Friday, November 24, 2006
I awoke at exactly 5:00 a.m. this morning. I couldn't have been more precise had I set an alarm. As I stared out through narrowly slit eyelids at the clock I was holding at extended arm's length, my very first thought was, "They're unlocking the doors at Wal-Mart this very minute for the thousands of early shoppers vying for one of the twenty-five nineteen inch color TV's for $59.00, to include remote control." (Okay, so maybe I didn't think the "to include remote control" part.)
I hope everyone had a great Thanksgiving. Forgive me if I'm bit snarkier than usual today. Many years ago I braved the cold and dark to shop one of those impossible Friday - after - Thanksgiving bargains futilely. Arriving about an hour before opening, I was stunned by the line, already hundreds of shoppers long. I had as much chance of snagging one of those below cost color TV's as winning the lottery.
I decided to forgo the thrill of the chase, of the chance to elbow an expectant mom in the ribs for position in the mob, or maybe trample over an unfortunate Grandma who'd fallen in the narrow doorway entrance. All in the spirit of the season.
Back in the 90's in a discussion with the head of the local community college's sociology department, I'd mentioned how desperate Americans are for community. It was the time of the OJ Simpson trial and as I suggested to him, if nothing else, a community of obsessed Americans had developed as a result of the gruesome murders. It was the topic of conversation at the workplace. "Think he did it?" was conversation starters among total strangers.
Around that same time I read of literally tens of thousands of Saturn owners attending Saturn owner's "reunions." Apparently a community would come together for a day of food, games, and story exchanges about the one thing that was the glue of the group--owning a freakin' Saturn!
The professor found my definition of communities intriguing, he said. Today I ponder if those shoppers standing out in the cold and dark across the nation aren't a community also? Collectively they all share something in common. That is, until the doors open when it becomes every man, woman and child for themselves and the tempers and bruisings begin. I'm not sure, if these are communities, how cohesive they are.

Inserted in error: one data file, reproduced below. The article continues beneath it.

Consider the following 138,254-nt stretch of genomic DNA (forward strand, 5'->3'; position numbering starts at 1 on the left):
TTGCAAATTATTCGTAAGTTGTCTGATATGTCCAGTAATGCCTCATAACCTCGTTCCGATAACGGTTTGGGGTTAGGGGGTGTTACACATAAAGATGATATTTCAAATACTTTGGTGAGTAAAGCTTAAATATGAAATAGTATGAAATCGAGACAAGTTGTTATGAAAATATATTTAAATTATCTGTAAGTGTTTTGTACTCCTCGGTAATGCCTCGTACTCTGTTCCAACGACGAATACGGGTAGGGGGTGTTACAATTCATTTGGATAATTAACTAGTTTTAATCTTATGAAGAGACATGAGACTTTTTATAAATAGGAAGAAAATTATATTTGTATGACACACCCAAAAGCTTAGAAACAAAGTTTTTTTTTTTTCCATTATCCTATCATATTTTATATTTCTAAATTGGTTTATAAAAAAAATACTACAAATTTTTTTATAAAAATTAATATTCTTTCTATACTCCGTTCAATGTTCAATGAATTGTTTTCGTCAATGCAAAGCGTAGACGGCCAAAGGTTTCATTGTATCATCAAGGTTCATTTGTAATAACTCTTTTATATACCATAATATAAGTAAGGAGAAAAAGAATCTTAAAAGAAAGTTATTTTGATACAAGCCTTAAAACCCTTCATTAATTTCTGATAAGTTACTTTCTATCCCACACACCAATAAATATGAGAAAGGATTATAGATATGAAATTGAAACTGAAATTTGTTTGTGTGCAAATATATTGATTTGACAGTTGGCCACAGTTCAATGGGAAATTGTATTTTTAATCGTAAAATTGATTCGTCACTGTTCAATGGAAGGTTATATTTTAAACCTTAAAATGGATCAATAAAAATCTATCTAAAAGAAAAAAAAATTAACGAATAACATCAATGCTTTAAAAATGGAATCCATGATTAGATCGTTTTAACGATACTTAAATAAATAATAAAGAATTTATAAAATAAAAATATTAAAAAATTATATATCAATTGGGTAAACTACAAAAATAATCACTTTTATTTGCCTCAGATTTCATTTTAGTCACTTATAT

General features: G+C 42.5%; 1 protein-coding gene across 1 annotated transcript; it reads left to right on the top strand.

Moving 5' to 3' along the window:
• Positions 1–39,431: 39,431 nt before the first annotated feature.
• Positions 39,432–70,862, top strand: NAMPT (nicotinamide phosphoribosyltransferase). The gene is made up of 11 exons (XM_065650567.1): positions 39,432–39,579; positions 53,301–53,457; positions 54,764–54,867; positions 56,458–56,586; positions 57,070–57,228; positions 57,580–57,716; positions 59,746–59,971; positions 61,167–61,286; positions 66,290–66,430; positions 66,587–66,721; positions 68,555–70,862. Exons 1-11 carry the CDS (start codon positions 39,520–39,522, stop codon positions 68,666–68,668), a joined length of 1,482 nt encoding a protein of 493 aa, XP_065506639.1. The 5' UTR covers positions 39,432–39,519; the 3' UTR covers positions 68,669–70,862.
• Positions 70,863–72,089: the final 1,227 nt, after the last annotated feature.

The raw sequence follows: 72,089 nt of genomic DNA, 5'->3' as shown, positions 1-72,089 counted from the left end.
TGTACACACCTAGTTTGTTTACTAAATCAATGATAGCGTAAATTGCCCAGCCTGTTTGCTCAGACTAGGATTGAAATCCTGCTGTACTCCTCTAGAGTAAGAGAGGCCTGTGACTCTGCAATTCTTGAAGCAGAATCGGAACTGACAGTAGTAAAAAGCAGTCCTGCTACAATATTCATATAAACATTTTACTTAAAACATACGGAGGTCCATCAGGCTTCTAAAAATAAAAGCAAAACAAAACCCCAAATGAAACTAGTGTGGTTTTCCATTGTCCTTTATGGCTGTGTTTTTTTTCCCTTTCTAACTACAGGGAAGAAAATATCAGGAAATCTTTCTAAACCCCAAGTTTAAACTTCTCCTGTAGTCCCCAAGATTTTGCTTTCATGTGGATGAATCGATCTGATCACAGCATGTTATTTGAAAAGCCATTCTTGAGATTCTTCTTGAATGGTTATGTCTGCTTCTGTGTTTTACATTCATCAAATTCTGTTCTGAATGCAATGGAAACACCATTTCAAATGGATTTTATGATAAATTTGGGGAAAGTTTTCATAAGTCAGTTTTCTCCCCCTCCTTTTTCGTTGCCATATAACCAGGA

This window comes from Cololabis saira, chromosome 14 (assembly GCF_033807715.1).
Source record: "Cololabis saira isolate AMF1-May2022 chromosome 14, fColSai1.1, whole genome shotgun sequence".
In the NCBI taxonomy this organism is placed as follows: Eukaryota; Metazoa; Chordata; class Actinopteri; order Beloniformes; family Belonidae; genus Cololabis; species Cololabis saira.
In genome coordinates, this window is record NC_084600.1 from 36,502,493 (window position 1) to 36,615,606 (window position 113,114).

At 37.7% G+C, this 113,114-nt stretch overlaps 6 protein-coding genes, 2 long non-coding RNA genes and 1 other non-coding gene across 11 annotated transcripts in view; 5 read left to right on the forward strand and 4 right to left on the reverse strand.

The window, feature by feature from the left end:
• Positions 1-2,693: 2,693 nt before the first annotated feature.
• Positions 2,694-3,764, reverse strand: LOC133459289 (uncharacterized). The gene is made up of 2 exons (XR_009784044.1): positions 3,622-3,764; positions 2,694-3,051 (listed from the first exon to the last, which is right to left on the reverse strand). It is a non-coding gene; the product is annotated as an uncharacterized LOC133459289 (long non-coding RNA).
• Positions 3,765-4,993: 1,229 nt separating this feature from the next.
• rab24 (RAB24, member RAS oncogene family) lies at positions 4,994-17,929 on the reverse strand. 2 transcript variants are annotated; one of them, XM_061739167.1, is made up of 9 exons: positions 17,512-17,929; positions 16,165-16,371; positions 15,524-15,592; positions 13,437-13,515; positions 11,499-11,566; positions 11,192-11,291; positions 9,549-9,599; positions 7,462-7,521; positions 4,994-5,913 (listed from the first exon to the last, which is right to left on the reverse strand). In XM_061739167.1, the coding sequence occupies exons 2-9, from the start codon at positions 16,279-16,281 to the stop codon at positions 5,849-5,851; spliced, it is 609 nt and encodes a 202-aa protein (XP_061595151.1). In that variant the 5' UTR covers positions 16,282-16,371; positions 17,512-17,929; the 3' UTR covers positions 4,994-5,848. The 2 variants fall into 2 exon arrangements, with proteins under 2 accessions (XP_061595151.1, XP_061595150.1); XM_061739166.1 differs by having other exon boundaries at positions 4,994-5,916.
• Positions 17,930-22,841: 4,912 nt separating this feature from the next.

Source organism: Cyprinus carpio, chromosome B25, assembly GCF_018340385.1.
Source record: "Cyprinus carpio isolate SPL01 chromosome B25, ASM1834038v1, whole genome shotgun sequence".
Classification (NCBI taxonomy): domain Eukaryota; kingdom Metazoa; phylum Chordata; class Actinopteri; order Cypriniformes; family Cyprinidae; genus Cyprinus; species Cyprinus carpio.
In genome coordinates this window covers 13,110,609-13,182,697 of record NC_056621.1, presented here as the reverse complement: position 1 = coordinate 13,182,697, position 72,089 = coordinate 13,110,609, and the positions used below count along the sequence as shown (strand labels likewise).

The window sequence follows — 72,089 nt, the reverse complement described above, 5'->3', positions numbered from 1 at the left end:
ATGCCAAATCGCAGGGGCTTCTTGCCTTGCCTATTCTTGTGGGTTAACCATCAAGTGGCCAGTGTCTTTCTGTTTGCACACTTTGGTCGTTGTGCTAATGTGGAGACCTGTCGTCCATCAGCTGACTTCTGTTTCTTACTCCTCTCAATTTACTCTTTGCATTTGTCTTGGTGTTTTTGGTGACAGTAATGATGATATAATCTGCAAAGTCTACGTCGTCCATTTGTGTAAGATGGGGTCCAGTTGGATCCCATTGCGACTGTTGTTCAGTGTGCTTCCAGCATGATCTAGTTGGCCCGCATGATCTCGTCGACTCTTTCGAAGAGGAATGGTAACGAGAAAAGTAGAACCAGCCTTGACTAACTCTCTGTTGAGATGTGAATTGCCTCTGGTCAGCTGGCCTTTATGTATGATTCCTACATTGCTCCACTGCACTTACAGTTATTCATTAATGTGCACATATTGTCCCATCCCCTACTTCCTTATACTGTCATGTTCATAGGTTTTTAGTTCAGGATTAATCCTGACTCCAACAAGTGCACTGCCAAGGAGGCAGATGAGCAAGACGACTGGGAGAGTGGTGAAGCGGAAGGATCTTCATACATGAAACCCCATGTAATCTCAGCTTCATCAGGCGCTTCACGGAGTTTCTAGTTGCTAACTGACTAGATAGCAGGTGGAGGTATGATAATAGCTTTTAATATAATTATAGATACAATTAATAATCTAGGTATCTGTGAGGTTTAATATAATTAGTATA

But what reminded me of this all the past week was the revival of the OJ Simpson community. With the impending Fox appearance of OJ describing to us all how he would have done it had he done it on air and in his upcoming book, the OJ Simpson murder fans seemed to reawaken. And in the most surprising turn of events, the apparent outrage of the community cancelled both OJ's Fox TV appearances and the book!
Well, here we are with one week remaining in November plus one month remaining in the year. The death toll of American GI's in Iraq is approaching 2,900 and I'm wondering--if we have a really good December--we might not hit the 3,000 killed mark by year's end. Is that an outrageous thought? Absolutely, but it's certainly not unrealistic, right?
Which brings up another conundrum I have with the concept of communities. In that they are supposedly a distinct segment of society which shares a common interest with others of their group, the anti-war community seems to be growing; to now include the majority of Americans.
Yet, unlike Saturn owners who can actually organize a reunion of games, food and fun for a day or an OJ Simpson community that can cancel TV appearances and publication of his book, or a group of shoppers who can come together one grand day a year to kick off a holiday season by elbowing and punching out fellows shopper for a cheap iPod, there exists an even greater community--that of those who oppose the war that is killing our own and others for lies.
Maybe I'm way off base here. Maybe this growing anti-war sentiment does not a community make. Communities often take action or bring about a desired event or result. This doesn't seem possible among this group.
So rather than ponder this at any length, maybe I'll distract myself by joining the community of shoppers today. And if lucky, maybe I'll still score a bargain. And maybe if the next five weeks are really good, the death toll in Iraq will top 3,000 by year's end? Seems all so obscene.